The Current

Are jellyfish taking over the ocean?

Scientists argue whether jellyfish really are taking over, but some studies show populations are increasing, and warming oceans may be to blame.
They can sting, they can kill and they can cause real disagreement back on shore among those trying to read the future of the oceans and signals on climate change. Today we look at whether jellyfish really are about to take over and why that could be a really bad thing.

They have no backbones and no brains but some fear jellyfish may be in the vanguard of a terrible invasion force


A Pacific sea nettle jellyfish in aquarium
(Antony Dickson/AFP/Getty Images)

Lisa-ann Gershwin paints an alarming picture of how jellyfish populations are moving and growing in her book: Stung! On Jellyfish Blooms and the Future of the Oceans. Speaking on the CBC Radio's Quirks and Quarks, she argued the health of the oceans allows the jellies to make up for lost time.

Professor Tim Flannery is a scientist and the chief commissioner of the Australian Climate Commission. He has just written about Lisa-Ann Gershwin's book in the New York Review of Books. Tim Flannery believes climate change is leading to dangerous jellies being found in parts of the world they haven't seen before. He was in Sydney, Australia.

Not everyone is convinced the jellies are coming back to recover what they lost in the pre- Cambrian

Steve Haddock
is a researcher at the Monterey Bay Aquarium Research Institute and he started the website to accumulate more information about what is going on in the world's oceans.


There is no antidote for the irukandji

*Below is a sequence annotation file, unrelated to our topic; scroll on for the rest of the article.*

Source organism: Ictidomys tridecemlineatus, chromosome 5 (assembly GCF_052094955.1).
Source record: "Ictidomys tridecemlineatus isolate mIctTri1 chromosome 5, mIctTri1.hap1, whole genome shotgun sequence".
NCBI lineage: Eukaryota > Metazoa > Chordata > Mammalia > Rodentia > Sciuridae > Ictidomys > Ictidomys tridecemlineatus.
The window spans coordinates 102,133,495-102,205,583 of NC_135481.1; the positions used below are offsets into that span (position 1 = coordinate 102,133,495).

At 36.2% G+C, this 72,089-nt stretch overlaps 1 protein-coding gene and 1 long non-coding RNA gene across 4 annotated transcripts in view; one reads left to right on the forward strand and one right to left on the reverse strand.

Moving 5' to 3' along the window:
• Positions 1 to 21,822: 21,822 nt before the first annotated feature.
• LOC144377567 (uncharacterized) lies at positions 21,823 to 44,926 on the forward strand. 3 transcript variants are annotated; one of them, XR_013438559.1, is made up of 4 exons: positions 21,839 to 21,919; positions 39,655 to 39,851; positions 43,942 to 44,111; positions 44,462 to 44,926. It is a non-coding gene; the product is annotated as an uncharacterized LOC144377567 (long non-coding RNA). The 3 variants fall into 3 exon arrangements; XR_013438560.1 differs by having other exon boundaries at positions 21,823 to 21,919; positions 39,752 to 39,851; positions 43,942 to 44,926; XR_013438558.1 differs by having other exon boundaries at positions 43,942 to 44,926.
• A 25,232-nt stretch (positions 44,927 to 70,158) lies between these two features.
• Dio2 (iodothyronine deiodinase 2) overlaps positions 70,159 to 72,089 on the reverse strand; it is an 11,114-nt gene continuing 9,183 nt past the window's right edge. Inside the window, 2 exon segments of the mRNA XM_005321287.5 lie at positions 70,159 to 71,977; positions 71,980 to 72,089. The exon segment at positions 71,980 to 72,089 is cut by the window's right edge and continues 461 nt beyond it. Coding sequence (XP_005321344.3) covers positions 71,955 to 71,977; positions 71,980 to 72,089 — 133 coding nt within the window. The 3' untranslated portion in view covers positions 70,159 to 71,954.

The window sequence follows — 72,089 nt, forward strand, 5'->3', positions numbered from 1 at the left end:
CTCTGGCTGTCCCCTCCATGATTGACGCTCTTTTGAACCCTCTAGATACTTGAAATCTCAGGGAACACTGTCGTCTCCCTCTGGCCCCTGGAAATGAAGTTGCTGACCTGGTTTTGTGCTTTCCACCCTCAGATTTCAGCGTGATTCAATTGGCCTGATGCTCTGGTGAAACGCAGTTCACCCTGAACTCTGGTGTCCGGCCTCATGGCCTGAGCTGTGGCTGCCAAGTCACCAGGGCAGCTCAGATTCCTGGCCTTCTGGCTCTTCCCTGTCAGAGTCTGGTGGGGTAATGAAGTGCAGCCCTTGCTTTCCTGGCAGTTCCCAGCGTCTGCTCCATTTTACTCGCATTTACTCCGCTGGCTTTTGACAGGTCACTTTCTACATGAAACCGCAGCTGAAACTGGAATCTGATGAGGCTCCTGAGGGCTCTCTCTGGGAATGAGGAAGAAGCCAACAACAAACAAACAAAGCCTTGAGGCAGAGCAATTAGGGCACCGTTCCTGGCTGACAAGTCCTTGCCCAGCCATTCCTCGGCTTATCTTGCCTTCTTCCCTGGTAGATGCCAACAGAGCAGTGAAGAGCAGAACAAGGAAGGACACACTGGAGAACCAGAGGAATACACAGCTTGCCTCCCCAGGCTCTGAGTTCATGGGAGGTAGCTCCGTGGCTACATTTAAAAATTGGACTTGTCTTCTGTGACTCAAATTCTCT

sting which causes excruciating pain
and occasionally, death.
( Lisa-Ann GERSHWIN/AFP/Getty Images)

He encourages people to send him reports ... big or small... of what they see. He hopes to get a better sense of the actual jellyfish population.

At the moment, he says there's just not enough evidence to say there are more jellyfish. But where the jellyfish have been studied, he says the numbers are cyclical and thinks the language used around jellyfish can be misleading.

As for the argument that climate change creates a welcome environment for jellyfish .... Steve Haddock says some of the jellies he studies would actually disintegrate ... not thrive... as the ocean warms.

"It is not impossible that certain species are rising due to climate change. But in the jellies that I study, which I think are more representative of what's in the ocean, even if the people don't encounter them, for them there's really no evidence that they're increasing. There's a fair amount of them and there have been for awhile. So I wouldn't say it's not happening but I haven't seen anything that is very convincing, that it is". Steve Haddock, Researcher at Monterey Bay Aquarium Research Institute

Scientists are working on developing evidence on growing jellyfish population

Lucas Brotz is a PHD student who works for the Sea Around Us Project at the University of British Columbia Fishery Centre. He's researching how jellyfish populations are changing.

Lucas Brotz's research shows some evidence that jellyfish populations are expanding but admits that jellyfish can be hard to really measure because they're there one day and gone the next. He was on the very west coast of Canada in Tofino, B.C.

The Vancouver Aquarium has an exhibit called the Jelly Invasion where people can appreciate the tentacled ones up close.

Have you ever been stung by a jellyfish?

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This segment was produced by The Current's Liz Hoath.

Last Word - Strange Weird Little Guys

We've heard different thoughts today about whether the jellyfish is really about to take over the world's oceans. We can only hope they don't. As we heard, the sting from a box jellyfish can kill before its victim has time to get out of the water. For today's Last Word, a nature lesson for tourists from the Australian band, Scared Weird Little Guys.



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